Considering Charles M. Schulz would proclaim his iconic comic strip was “about nothing”, the influence of Peanuts on popular culture has been—and continues to be—nothing short of monumental; Snoopy and his human friends inspiring artists to space travellers with their everyday outlook on emotional and political themes.
Used by NASA as an official safety mascot, astronaut Gene Cernan (the last man on the moon) would hold the hand of a Snoopy puppet during the Apollo 10 press conference; in 1968 and 1972, disillusioned young Americans put forward Snoopy for President; Schulz’s work would influence creatives from Matt Groening to Wes Anderson; and, to this day, leading artists and designers look to the cartoonist’s emblematic characters for inspiration.
Marking the unique influence and enduring relevance of this famous comic strip, GOOD GRIEF, CHARLIE BROWN! is a momentous new exhibition and series of events just opened at London’s Somerset House—contributions from names like Dior Homme’s artistic director, Kim Jones, to contemporary pop artist KAWS and Turner Prize winner Helen Marten line up alongside original works from the 17,897 strips Schulz had hand-drawn before his death in 2000.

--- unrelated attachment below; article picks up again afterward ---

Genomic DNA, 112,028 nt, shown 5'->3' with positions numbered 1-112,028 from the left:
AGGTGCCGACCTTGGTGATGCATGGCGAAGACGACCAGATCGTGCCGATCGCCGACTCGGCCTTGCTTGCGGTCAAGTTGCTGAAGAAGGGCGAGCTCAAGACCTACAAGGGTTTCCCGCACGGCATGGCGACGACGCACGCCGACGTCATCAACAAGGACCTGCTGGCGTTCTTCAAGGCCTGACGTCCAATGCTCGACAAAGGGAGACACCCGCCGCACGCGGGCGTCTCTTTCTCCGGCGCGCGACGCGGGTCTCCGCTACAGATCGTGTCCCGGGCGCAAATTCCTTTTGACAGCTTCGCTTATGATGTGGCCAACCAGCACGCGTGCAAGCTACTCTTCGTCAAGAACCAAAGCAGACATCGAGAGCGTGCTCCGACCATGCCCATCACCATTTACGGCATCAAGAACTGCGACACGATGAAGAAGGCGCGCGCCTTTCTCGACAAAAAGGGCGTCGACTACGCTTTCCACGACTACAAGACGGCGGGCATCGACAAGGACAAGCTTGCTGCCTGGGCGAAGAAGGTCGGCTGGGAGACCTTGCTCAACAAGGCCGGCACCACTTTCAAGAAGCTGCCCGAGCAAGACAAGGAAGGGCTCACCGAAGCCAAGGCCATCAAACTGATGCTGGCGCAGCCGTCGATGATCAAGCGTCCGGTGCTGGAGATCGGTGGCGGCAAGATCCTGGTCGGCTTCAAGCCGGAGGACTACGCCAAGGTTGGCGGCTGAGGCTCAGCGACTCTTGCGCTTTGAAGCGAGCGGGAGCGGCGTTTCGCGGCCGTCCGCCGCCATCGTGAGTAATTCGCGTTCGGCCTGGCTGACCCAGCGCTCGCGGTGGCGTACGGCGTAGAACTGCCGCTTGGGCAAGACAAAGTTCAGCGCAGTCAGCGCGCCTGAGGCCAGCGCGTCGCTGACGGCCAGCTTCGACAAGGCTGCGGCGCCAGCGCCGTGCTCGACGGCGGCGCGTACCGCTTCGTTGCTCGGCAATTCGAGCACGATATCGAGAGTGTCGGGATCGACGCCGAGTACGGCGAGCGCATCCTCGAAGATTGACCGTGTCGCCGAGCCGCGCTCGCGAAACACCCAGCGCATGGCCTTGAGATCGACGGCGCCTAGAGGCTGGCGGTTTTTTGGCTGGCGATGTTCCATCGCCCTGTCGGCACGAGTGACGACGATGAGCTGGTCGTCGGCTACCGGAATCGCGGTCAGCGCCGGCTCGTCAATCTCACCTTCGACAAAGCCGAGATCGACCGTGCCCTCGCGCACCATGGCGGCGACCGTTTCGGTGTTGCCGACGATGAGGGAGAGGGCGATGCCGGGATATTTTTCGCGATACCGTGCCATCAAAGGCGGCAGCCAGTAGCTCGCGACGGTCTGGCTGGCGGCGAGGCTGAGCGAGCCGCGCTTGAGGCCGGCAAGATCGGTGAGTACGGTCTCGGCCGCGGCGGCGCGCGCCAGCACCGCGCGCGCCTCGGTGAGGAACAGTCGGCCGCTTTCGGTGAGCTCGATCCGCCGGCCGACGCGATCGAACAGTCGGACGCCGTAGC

Syndicated to over 2,600 newspapers in 75 countries worldwide, translated into 21 languages, and with some 355 million readers at its height of popularity, few forms of art have had such wide-reaching influence; offering tender and reassuringly vulnerable outlooks on topics from war to mental health, racism to gender-fluidity, perhaps no other has had such profound impact.
“The work of Schulz means a great deal to me as it’s one of the very few narrative styles that encompasses failure and regret,” says artist Ryan Gander, whose works on show include a flag drawn by his four-year-old daughter that will be flown above Somerset House. “In a world of Hollywood blockbuster endings, it’s refreshing to see non-idealised narrative rendered in idealised styles.”
GOOD GRIEF, CHARLIE BROWN! Celebrating Snoopy and The Enduring Power of Peanuts is showing now and runs until 3 March, 2019, at Somerset House, London.